Sunday, April 06, 2008

Panmure House: Express Your Support Now - Please

Some discussion on the web about the sale of Adam Smith’s residence in Edinburgh has been disappointing, including from people who should have known better.

Economics gets a bad press when it pontificates as if nothing else mattered in the world than the price of something. In this context, neoclassical economists and, sad to say, some libertarians, have spoken without knowing anything about what is actually going on, who believe that it is merely a house sale, and speak as if this is an pre-school exercise in demand and supply of a commodity without any human beings present.

The facts are that the current owners, Edinburgh City Council, of the property – Panmure House, just off Edinburgh’s ‘Royal Mile’ in which Adam Smith lived from 1788-1790 – are seeking to consolidate their share of the City’s property portfolio in order to invest £1.6 million into renovating their other properties with a view to improving their services as the Families and Childrens department.

Under Scot’s law property is sold by sealed bid auction. In this case they are seeking offers over £700,000 for Panmure House, along with two other significantly sized properties in other parts of the City, with a view to raising £1.6 million from all three properties for their current budget. The offer date for Panmure House was 12 noon on 4 April.

Under law a seller does not have to accept the ‘highest or any bid’ and this is particularly so when property is listed as of historical or as some other unique interest attached to it. It may also be the case that the offer price of a bidder is accompanied by certain conditions – ‘subject to survey’ or ‘subject to planning consents’. Panmure House is ‘A listed’, or in the highest protective category (much as I assume the White House as a casino or Arlington Cemetery as a parking lot are so regarded by mainstream USA).

Those who wish to change the use of Panmure House would need to obtain planning consents which could take time – a year or more if the changes were controversial – and a structural survey condition that could take a month or so. Such conditions provide the buyer with an ‘opt out’ from the obligation to purchase. In contrast, a bid that had no conditions attached (other than the City Council proving it had title to sell the building) could be more attractive than, say, a higher bid.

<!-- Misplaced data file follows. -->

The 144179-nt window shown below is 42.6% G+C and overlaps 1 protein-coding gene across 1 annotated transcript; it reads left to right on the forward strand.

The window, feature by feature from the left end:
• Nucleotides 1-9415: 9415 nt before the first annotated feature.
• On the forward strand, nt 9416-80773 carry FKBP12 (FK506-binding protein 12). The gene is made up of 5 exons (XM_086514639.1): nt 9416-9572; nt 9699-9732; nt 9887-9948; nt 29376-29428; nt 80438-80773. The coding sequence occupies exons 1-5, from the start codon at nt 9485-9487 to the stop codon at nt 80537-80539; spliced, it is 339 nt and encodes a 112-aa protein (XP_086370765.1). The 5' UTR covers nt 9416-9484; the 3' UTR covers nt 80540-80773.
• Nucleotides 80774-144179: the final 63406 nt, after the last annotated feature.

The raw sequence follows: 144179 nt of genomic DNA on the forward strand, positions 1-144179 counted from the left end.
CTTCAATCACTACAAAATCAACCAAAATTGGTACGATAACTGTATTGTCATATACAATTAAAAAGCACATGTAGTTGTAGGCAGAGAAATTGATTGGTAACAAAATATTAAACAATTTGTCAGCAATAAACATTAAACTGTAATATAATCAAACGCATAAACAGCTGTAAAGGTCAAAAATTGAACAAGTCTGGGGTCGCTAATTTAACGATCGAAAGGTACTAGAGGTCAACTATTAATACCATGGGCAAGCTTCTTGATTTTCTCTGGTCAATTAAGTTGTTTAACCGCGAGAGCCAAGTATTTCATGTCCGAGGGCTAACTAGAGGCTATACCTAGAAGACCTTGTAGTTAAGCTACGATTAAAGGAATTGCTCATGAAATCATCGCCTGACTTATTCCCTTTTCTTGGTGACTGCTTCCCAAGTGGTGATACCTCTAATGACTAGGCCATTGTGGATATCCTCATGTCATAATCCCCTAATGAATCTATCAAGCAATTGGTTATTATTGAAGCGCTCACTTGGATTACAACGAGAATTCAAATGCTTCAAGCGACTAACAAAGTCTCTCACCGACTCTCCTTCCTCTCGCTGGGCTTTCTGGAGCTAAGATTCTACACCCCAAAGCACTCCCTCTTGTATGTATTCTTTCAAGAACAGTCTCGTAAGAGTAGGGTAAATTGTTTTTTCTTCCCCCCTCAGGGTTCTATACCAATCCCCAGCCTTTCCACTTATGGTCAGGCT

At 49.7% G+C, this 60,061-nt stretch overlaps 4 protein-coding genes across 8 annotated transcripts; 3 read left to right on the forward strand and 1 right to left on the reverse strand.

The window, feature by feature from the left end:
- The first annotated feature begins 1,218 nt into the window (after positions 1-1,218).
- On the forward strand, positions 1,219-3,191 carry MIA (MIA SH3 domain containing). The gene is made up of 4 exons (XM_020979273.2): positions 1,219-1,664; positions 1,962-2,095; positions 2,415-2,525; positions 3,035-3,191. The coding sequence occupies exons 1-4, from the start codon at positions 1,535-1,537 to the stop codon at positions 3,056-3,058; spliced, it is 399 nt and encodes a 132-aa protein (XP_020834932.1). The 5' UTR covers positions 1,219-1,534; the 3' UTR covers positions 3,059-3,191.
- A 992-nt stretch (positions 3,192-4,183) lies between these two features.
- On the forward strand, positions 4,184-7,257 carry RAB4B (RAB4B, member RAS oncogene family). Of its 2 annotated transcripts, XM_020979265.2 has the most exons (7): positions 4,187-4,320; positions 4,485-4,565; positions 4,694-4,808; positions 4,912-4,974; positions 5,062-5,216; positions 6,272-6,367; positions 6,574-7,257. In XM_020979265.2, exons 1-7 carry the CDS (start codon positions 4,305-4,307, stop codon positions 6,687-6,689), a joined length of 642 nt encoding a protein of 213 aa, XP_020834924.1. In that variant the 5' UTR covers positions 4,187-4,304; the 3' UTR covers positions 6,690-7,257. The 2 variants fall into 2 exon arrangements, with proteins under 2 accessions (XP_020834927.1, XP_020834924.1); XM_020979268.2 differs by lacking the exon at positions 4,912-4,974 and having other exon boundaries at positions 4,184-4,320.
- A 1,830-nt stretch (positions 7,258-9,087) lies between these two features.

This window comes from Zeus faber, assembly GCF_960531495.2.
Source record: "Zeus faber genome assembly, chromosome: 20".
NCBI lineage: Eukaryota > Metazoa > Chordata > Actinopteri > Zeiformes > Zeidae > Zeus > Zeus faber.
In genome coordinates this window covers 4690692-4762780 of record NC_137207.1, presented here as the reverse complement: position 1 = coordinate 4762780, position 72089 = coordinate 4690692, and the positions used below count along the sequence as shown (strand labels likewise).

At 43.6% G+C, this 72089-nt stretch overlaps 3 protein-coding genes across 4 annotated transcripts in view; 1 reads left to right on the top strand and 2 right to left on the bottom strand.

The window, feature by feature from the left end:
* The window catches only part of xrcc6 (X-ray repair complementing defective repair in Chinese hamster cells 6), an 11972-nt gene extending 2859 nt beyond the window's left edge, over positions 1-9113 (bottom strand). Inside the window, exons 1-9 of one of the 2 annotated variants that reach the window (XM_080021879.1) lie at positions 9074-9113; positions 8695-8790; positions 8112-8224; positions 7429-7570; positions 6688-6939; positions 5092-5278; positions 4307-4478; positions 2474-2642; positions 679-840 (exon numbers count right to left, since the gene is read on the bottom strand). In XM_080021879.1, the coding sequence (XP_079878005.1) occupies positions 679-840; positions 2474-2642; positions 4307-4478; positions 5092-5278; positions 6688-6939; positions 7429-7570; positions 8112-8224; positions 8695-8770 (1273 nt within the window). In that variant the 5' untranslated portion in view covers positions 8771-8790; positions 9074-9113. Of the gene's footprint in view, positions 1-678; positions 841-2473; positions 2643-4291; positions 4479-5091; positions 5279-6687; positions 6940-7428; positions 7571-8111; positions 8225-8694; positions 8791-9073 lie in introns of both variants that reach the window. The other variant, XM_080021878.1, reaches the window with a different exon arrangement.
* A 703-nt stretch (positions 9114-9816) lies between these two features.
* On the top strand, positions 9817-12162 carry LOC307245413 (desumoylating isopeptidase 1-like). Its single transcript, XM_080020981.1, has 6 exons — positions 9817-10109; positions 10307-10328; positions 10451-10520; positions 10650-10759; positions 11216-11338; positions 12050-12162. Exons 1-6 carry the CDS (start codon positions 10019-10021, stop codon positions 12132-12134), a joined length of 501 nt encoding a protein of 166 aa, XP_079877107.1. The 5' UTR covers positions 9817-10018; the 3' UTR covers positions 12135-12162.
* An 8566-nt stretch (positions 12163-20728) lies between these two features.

Clearly, those vulgar philistines who suggested that the house must go to the ‘highest bidder’, irrespective of what they intended to do with it – one cretin said ‘so be it’ if it was opened as a Macdonalds; even Alex Tabarrock, of the usually reliable and venerable Marginal Revolution, claimed Panmure Hause ‘must’ be sold to ‘highest bidder’, betraying an affinity with neoclassical economics at its most barren and simultaneously an ignorance of the Scottish planning process, and what we mean by the word, civilisation.

To assert, as some did too, that Adam Smith would have it no other way (where do they get such ideas from?) is plain daft. Adam Smith’s question would almost certainly have been: ‘for what do you intend to purchase the property’ and then he decide whether your proposal was socially beneficial and adhered to the law (without law and justice ‘society would crumble to atoms’ – Moral Sentiments) and was it educational (‘a little school in every parish – Wealth Of Nations)?

The decision to sell will be taken in consultation by politicians (fortunately a disparate group of environmentally-minded Liberal democrats and heritage-conscious Scottish National Party elected members), the fulltime officials of the Council, and the City’s Planning Department. They will examine all the bids and sort them according to their offer prices and any of their ‘conditions’. They will also take notice of any representations made to them regarding the sale by the general public.
I cannot predict the outcome, as I do not know the financial details of any of the bids, nor their attached conditions (if any), nor the intentions of the bidders or their bona fides.

I do know that I, along with all other Scottish citizens, have a legal right to offer my views (I live and vote here, meeting my longstanding condition to only express on Lost Legacy such views about where I vote) on this kind of matter.

My view is that if there are bids from persons or institutions that are in excess of the ‘offers over’ the £700,000 asking price of the City Council, which are unconditional, that fully accept the ‘A’ list restrictions, that in addition offer a ‘public duty’ commitment to restore Panmure House and to use it for educational purposes, especially education about Adam Smith and the Scottish Enlightenment, and project the modern application of political economy to all levels of education, from schools to post-graduate institutions, and that the faithfully restored last home of Adam Smith will remain accessible to the people of Scotland and to the many visitors that Edinburgh attracts, then their bids should be considered to be in preference to any bids that may quote a higher bid price and have ‘get out’ conditions, or envisage ‘change of use’ permissions, and those that are purely speculative, and do not share the preferred bids intentions.

I bow to no one in claims to be a Classical economist and to understand how markets work, and I need no lessons from vulgar neoclassical epigones who resort to promoting their cartoon characterizations of what economics is about.

To register your support for the Panmure Project follow this link HERE for more detailed information. The City Council meetings deciding the future of Panmure House take place this week in Edinburgh; so please add your names and affiliation and send them to: as soon as possible.

Thank you.



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